Professionals in the chemical sciences and related fields continue to join ACS and attend our national meetings in healthy numbers, even though we know that the economic downturn has made this difficult, even impossible, for some. We must not forget that ACS serves both the profession and its individual members.

Each of us values our member benefits differently—taking advantage of some while wondering why we are paying for others we do not use. ACS cannot afford to be all things to all members, but it does provide an array of services. There is always a balance to be achieved between providing member benefits and the cost of doing so. I am an experimentalist and a pragmatist—a combination I believe would serve the board well when making decisions about services.

I am an academic, but my commitment to education extends beyond my university role. I have served as a mentor for the U.S. National Chemistry Olympiad team, traveling twice with our finalists to international competition, and I remain a member of the Mentor Selection Committee. I am also chair of the advisory board for the ACS Department of Professional Education—home of short courses. This department is expanding offerings to include webcasts and online courses in order to serve the needs of today’s busy professionals.

I am pleased that ACS also offers our members the ability to hone their softer skills through the Leadership Development System. Some of these 16 courses are offered online, and some face-to-face. I am a facilitator for the Extraordinary Leaders course. The Leadership Development System is a jewel in the crown of ACS, but it is not yet well-known among the members.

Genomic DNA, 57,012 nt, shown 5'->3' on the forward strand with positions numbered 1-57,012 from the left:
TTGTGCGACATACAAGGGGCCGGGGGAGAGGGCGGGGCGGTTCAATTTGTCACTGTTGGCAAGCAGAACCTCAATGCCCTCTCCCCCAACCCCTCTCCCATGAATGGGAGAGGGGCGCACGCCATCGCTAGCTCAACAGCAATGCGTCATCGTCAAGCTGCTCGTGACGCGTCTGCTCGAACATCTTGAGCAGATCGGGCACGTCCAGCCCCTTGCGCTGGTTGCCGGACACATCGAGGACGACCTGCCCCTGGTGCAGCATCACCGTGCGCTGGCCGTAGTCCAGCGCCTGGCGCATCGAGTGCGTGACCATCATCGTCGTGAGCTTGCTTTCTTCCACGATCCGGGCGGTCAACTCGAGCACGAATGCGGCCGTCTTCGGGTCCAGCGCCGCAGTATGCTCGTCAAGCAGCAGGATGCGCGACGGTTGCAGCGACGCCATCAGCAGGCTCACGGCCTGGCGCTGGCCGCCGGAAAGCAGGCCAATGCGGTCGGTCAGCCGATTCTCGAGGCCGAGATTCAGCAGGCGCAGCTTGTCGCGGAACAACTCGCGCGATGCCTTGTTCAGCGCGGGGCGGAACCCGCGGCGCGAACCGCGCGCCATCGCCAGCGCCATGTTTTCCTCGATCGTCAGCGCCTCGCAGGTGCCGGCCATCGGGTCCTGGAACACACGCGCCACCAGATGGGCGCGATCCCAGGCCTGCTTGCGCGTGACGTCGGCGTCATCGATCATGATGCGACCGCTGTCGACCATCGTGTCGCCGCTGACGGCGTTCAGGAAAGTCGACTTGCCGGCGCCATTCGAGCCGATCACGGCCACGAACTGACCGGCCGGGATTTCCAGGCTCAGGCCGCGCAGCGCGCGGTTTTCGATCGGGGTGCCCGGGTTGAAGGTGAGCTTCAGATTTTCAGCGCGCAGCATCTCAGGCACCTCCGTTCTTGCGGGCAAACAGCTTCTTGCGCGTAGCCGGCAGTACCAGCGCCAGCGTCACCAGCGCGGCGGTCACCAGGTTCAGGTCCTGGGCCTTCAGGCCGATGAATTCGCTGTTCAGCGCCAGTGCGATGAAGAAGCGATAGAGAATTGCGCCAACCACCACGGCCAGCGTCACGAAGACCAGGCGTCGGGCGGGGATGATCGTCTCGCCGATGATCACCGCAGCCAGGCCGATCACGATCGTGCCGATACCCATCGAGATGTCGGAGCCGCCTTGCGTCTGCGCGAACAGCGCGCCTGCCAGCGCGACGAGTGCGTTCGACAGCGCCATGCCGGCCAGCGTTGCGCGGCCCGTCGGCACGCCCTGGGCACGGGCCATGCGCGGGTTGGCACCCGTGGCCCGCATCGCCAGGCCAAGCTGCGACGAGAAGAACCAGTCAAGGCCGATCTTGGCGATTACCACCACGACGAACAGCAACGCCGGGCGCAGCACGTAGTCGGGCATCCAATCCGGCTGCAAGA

With the Leadership Development System and the Department of Professional Education, ACS has much to offer our members in terms of continuing education. This is important for grooming new leaders for industry, academia, and the society, and I am eager for ACS to maintain a commitment in these areas.

ACS is a financially sound organization, thanks to the excellent stewardship of the board and the wonderful staff. The role of the board is to be the legal representative of the society, administering its funds and affairs. The board must exercise fiscal responsibility while still charting the organization’s future. ACS updates its strategic vision regularly, but institutional agility is still required in order to respond to fast-changing times. To do that, ACS must continue to

◾ serve K–12 students and teachers

◾ help the public and lawmakers understand the vital role of chemistry in solving today’s problems

◾ foster young scientists to continue their work

◾ provide chemical professionals access to the literature and meetings

This requires that ACS demonstrate strong federal and state advocacy to influence research and development funding, strong support of innovation and entrepreneurship, and strong connections with scientific societies in other countries.

My time spent as a member and chair of the Committee on Committees and the Committee on Nominations & Elections, and as a councilor, has prepared me well for board service. I am a hard worker, open to hearing all sides of an issue. I consider myself a team player, but one who knows when to step up and lead. This is one of those times. If elected, I would be honored to serve on the board.

Chemical & Engineering News
ISSN 0009-2347
Copyright © 2011 American Chemical Society